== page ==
Stowe's World Cup

Coverage and commentary of the Ski Bum Series

Monday, March 13, 2006

Stowe World Cup News

Stowe World Cup News? Many of you might be scratching your head wondering just what the Stowe WC News is. Before we delve into the behind-the-scenes report from last week's race, a little bit of explanation is definitely in order.

Stowe World Cup News was started by Todd Carroll. Initially an idea to deliver the hard-hitting, no-holds-barred facts about the weekly Stowe Ski Bum race series, the SWCN (as it is slowly becoming known) realized that it could make a real run at delivering all the news to Stowe area readers.

Stowe Reporter owner Biddle Duke immediately recognized the threat that SWCN presented to his established readership and struck a deal with the World Cup News team. Of course this deal hinged on the ability of the World Cup News team to maintain editorial control over their content and Biddle was quite willing to concede this point in an effort to win the larger war. The end result for you, the reader, will be unfettered access to the weekly ritual known in some circles as the Stowe World Cup.

First off, it would seem important to address the issue of where the nomenclature "Stowe World Cup" came from. While historians maintain that the translation was lost hundreds of years ago, a small group of regular participants has been using this terminology with unusual vigor this year to describe the racing action. This reporter has been spearheading the revival of said expression. One look around at the start of a race provides any casual observer with an explanation.

Racers are applying high-speed overlay waxes to their skis. Some are brazen enough to don speed suits. Many even fret over their ski choice. It would seem that there was more on the line than simple bragging rights and a glass of beer in the evening.

There is one facet of the entire scene that cannot go unmentioned: the trash talking. For athletes on the true "World Cup," the media provides them with an outlet to (in a politically savvy manner) talk trash about their opponents. Picture this same scenario without media or political niceties. Usually the dirt starts being thrown right after a race, calming until the day before the next race. To be sure, most of the things said are said in jest, but it is not uncommon for people to earn nicknames that stick for good.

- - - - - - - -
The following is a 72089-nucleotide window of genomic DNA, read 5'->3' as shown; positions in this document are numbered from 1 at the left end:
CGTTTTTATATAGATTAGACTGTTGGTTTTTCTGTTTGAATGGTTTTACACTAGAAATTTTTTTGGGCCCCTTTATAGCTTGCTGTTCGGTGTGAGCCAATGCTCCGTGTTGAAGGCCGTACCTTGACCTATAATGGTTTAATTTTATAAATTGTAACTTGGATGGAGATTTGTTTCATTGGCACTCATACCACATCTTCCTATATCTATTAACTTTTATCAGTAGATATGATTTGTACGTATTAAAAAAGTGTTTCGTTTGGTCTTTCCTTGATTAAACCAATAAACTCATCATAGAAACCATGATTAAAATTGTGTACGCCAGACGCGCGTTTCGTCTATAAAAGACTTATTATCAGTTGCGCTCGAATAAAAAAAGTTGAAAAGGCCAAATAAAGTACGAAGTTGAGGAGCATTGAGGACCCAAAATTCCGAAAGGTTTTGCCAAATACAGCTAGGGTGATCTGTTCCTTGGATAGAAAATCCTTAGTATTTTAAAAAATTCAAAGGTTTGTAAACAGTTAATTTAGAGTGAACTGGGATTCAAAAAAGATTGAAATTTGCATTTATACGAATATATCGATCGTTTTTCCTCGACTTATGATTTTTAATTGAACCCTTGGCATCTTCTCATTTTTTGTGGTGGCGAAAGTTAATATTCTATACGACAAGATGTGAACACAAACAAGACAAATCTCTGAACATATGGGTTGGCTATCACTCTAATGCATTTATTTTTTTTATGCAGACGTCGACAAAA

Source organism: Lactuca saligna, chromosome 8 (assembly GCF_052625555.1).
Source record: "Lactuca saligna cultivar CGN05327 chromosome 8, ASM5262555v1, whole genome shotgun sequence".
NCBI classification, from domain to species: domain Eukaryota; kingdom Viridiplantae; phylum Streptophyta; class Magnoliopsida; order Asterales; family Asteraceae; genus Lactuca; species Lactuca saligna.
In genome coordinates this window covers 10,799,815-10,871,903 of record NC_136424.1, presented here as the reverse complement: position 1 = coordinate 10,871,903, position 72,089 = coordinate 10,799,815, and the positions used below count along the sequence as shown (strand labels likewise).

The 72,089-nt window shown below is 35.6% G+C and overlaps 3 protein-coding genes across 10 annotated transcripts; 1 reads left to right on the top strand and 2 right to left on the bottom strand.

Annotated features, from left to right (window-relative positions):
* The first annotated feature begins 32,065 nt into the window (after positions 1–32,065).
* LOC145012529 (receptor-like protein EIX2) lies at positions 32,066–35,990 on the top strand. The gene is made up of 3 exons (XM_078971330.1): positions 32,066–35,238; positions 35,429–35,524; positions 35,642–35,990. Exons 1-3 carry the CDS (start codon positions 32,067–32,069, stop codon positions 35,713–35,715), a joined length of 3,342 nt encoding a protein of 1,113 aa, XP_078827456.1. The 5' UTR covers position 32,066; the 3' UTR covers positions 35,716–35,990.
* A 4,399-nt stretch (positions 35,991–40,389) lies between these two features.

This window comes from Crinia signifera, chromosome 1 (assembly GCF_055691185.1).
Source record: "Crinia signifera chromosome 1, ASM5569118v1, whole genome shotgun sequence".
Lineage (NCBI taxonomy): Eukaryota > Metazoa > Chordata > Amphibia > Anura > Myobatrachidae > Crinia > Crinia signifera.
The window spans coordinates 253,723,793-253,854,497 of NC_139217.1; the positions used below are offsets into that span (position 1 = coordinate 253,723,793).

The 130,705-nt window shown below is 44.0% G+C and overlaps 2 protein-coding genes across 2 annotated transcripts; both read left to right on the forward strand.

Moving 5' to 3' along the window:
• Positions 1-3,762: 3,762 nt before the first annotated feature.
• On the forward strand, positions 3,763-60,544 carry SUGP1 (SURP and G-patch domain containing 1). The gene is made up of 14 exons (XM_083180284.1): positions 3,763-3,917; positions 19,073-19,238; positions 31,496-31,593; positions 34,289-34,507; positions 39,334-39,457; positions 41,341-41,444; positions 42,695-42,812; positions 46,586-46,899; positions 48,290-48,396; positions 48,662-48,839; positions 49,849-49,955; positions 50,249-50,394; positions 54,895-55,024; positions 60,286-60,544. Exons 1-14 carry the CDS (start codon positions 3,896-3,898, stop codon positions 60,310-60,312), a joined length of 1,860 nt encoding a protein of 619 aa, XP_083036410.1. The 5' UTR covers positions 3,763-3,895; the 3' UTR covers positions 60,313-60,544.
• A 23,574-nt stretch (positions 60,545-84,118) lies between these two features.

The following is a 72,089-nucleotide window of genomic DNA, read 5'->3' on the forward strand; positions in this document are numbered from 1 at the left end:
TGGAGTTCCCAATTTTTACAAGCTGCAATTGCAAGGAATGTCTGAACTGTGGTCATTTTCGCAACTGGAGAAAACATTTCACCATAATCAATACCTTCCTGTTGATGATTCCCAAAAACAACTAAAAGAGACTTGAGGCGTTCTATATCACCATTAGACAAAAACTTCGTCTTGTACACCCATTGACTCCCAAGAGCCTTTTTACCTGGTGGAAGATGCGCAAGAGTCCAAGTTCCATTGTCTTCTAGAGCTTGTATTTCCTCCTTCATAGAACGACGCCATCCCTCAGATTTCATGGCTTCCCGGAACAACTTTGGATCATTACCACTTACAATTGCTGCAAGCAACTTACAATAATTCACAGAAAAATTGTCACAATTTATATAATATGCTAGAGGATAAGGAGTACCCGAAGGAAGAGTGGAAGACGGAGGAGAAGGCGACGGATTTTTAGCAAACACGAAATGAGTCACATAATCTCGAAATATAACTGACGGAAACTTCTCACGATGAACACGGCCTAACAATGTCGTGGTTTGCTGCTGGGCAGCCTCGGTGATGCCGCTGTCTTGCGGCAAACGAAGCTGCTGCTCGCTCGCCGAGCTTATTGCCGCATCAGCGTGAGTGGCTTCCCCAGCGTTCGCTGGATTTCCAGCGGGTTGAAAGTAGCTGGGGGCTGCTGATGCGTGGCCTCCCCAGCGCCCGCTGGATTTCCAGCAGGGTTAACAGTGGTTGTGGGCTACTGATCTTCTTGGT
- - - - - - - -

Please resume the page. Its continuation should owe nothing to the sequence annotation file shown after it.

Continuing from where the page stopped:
Take Kim Brown, the "scribe," for the traditional Bum league column who will forever be known as "Suit." Kim decided to throw caution and self-respect to the wind and break out his GS suit for the race two weeks ago. This reporter would like to make it known that, while this pseudonym does not represent the pinnacle of creative thinking, I was the first to utter "What's up Suit" at the start of the race.
Other examples include one shop employee (who shall remain nameless) who will most likely spend a long time responding to "Seven Tenths." This represents the margin between said employee and his co-worker. What Stowe World Cup News is really here to do is remind everyone that "Seven Tenths" was most likely skiing with no ACL and still was in the top-ten.

Now, with the administrative palaver out of the way, it's time to get down to business. The race last week was slalom, held on the ... you guessed it, slalom hill. With only one slalom race slotted for this year, it was a chance for racers to try their hand at something a little different.

The morning before the race saw the expected pre-race excuses starting earlier than ever. Jesse Schloff, the Stowe Reporter ski-racing guru and photographer extraordinaire, was quick to point out that he only had one pair of skis, which measured 188cm. Other skiers were discussing ski-edge bevels, noting that their skis were horrendously over or under-beveled. As race time drew near, it became apparent, however, that the weather and start position would be two of the biggest factors in determining the race outcome.

With bright sun, warm temperatures, and soft snow on the main pitch, the later racers faced a course that was deteriorating rapidly. Teo "Super-Tay" Calcagni grabbed the first big lead, skiing clean and tight. PJ Dewey from Team Race Stock ripped an on-the-edge run and held on to take the temporary place in the winner's circle away from Teo. In fact, PJ was still sitting atop the heap when Micah Lasher delivered a crushing blow to the field. Despite, losing a pole and glove half way down the pitch, Micah cross-blocked with a bare hand to oust PJ by a casual two and a half seconds. Micah watched challenges by Biddle Duke, Brian Irwin, and Emily Copeland fall short and claimed victory for the day. Biddle could not seem to translate the magic from his circa-1988 pink shin-guards into a finish, although he was going for it when he DNF'd. Irwin maintained, in a post-race interview, that he lost all of his speed coming onto the flat just before the finish. As for Ms. Copeland, she was unavailable for comment, but this reporter is fairly certain that she had to have done something to be disqualified even before the race started.

With the final results in, the bragging rights assigned, and the team winners cup full of beer at Rimrocks, skiers now have the prospect of next weeks race looming on the horizon. As for the SWCN ... you can count on us delivering the goods once again.
Our edition next week will be chock full of dirt, including an exclusive interview with a mystery racer. Until then, this is Todd Carroll, Stowe World Cup News, reporting from the Spruce Base Lodge.


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